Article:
Innovation is the key to success, and with the rapidly-expanding technology market, many companies are seeking to leave their mark on the tablet and smartphone worlds. This innovation has led to the release of something that is affectionately referred to as the “phablet”. However, just because something is new or novel doesn’t mean it is necessary or will be successful. Will the latest set of big-screen smartphone devices truly catch on and enjoy long term growth or will the phablet fizzle before it gets off the ground?

What Is A Phablet?

The term phablet has been regularly thrown around since 2010 but truly started to gain traction in 2012. Still, there are many consumers that don’t know what a phablet is. The term comes from a combination of the words “phone” and “tablet”. A phablet is typically a smartphone that come in sizes ranging from 5.5-inches to 7-inches. These devices function just like a traditional smartphone but come with larger screens for a more tablet-like user experience.

A Look At The Numbers

The phablet market began picking up speed in 2012, and in that short time it has already put a dent in the 7-inch-tablet markets. IDC predicts phablet shipments in 2014 to reach 175 million units worldwide, surpassing the portable PC market by five million. From the IDC’s September press release, Melissa Chau commented on the shift to bigger screens, “… we anticipate even more attention on phablets as larger-screen smartphones become the new norm. IDC expects phablets to grow from 14.0% of the worldwide smartphone market in 2014 to 32.2% in 2018.”

At first glance these numbers might be surprising, however more and more users are seeking one device to handle all of their mobile needs. These users most often choose a phablet as it can easily handle traditional smartphone features as well as offering more processing power, better battery life and the larger screen sizes that are perfect for watching videos, playing games, and reading e-books.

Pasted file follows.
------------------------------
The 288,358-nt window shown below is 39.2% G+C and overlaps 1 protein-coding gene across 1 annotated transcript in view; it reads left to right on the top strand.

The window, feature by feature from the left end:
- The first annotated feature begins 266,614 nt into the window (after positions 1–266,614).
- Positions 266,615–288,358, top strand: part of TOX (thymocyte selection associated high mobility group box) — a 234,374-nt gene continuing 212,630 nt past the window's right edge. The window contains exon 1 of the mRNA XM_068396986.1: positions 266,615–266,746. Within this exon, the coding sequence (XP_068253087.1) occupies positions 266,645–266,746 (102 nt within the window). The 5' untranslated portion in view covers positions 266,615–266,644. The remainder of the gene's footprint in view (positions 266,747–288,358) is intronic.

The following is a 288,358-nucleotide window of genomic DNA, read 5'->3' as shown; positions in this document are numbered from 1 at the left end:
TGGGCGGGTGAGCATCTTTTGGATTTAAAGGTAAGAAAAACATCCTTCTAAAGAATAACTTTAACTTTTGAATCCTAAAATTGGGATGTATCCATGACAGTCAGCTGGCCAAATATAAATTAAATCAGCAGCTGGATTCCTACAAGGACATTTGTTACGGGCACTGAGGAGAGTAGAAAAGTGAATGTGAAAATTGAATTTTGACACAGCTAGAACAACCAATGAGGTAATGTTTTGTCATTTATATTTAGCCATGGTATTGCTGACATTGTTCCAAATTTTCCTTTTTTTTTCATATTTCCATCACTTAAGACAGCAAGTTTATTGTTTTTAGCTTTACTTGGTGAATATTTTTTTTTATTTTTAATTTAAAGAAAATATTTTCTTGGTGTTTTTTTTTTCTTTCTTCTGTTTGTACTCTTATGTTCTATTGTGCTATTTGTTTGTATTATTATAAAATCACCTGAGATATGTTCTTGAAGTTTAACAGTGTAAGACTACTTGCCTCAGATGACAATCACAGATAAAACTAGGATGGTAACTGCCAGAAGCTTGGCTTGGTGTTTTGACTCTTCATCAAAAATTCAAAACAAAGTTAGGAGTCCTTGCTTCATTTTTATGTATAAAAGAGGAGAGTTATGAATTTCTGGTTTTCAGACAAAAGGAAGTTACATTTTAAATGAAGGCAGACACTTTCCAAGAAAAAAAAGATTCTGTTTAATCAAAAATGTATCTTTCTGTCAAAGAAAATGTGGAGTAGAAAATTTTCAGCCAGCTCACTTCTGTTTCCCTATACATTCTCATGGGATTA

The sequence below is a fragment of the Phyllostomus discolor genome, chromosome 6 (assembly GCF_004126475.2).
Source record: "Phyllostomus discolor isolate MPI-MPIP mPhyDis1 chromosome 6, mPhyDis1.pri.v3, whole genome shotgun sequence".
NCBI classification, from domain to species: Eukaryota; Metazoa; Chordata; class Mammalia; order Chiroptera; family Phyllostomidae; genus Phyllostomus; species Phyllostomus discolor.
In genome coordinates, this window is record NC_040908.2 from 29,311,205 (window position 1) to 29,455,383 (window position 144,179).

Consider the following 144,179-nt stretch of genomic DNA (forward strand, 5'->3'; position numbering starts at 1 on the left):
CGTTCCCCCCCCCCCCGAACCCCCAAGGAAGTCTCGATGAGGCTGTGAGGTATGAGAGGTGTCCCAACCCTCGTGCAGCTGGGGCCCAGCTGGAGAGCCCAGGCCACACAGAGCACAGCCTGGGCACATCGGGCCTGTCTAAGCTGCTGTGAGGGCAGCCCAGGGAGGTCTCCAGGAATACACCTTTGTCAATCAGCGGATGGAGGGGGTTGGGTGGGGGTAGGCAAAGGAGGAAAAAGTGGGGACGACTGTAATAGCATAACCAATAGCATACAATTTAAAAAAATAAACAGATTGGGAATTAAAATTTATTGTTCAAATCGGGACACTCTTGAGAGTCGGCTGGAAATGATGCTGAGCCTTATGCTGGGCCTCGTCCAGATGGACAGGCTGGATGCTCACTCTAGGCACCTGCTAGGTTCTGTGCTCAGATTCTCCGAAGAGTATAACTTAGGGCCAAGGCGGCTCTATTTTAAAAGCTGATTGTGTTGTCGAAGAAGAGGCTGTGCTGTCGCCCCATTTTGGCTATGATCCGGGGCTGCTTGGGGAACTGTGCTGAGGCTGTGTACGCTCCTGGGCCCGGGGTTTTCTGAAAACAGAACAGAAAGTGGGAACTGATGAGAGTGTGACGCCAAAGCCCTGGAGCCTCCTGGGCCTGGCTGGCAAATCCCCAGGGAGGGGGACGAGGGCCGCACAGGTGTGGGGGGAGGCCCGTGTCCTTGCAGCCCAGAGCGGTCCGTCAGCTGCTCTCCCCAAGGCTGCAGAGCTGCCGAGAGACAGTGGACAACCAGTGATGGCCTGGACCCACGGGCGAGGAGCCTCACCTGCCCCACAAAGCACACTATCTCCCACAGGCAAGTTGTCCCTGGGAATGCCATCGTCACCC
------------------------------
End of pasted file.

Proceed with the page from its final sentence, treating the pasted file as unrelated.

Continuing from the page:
Benefits to Enterprise

While consumers are increasingly converting to the phablet devices, they have yet to take off with businesses even though the devices offer feature sets that could become attractive to enterprises. For example, the larger screens can provide salespeople with the screen sizes they need for more effective communication between clients and their company. They could allow companies to cut costs by no longer offering their employees both a tablet and a smartphone and opting for a phablet to handle all of their needs when they are on the road.

While enterprise-level organizations have been slow to adopt the new devices, as more and more consumers begin to switch to these large smartphones, more and more businesses will begin adopting phablets as they try to remain relevant and go where their customers are.

While the term phablet might be in danger, it seems that more and more consumers are flocking to the larger-screen smartphones that can handle all of their mobile needs. These larger devices remain small enough to be easily portable while still offering larger screens that allow them to function as both a smartphone and a tablet. The phablet has already begun to eat into the 7-inch-tablet market and is only expected to grow in popularity over the next three years.